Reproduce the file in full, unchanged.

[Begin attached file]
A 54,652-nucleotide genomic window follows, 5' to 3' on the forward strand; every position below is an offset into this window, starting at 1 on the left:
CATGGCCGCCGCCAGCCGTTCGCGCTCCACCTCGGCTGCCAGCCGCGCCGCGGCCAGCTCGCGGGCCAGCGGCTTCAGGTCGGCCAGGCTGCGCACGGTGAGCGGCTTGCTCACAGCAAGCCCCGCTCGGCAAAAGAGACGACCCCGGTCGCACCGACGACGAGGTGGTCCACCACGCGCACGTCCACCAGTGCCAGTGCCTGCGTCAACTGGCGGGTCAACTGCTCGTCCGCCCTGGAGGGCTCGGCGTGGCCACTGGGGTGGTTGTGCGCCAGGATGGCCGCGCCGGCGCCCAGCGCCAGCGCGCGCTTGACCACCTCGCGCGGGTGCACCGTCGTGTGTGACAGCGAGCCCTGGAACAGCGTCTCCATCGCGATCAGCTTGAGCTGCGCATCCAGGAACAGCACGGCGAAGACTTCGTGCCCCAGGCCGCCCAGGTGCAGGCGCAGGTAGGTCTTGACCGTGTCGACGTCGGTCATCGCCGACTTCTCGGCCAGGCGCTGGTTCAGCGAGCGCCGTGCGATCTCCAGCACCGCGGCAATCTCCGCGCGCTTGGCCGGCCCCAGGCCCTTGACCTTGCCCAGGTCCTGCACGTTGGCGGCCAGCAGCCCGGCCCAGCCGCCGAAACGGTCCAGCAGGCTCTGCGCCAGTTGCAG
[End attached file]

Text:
A 54,652-nucleotide genomic window follows, 5' to 3' on the forward strand; every position below is an offset into this window, starting at 1 on the left:
CATGGCCGCCGCCAGCCGTTCGCGCTCCACCTCGGCTGCCAGCCGCGCCGCGGCCAGCTCGCGGGCCAGCGGCTTCAGGTCGGCCAGGCTGCGCACGGTGAGCGGCTTGCTCACAGCAAGCCCCGCTCGGCAAAAGAGACGACCCCGGTCGCACCGACGACGAGGTGGTCCACCACGCGCACGTCCACCAGTGCCAGTGCCTGCGTCAACTGGCGGGTCAACTGCTCGTCCGCCCTGGAGGGCTCGGCGTGGCCACTGGGGTGGTTGTGCGCCAGGATGGCCGCGCCGGCGCCCAGCGCCAGCGCGCGCTTGACCACCTCGCGCGGGTGCACCGTCGTGTGTGACAGCGAGCCCTGGAACAGCGTCTCCATCGCGATCAGCTTGAGCTGCGCATCCAGGAACAGCACGGCGAAGACTTCGTGCCCCAGGCCGCCCAGGTGCAGGCGCAGGTAGGTCTTGACCGTGTCGACGTCGGTCATCGCCGACTTCTCGGCCAGGCGCTGGTTCAGCGAGCGCCGTGCGATCTCCAGCACCGCGGCAATCTCCGCGCGCTTGGCCGGCCCCAGGCCCTTGACCTTGCCCAGGTCCTGCACGTTGGCGGCCAGCAGCCCGGCCCAGCCGCCGAAACGGTCCAGCAGGCTCTGCGCCAGTTGCAG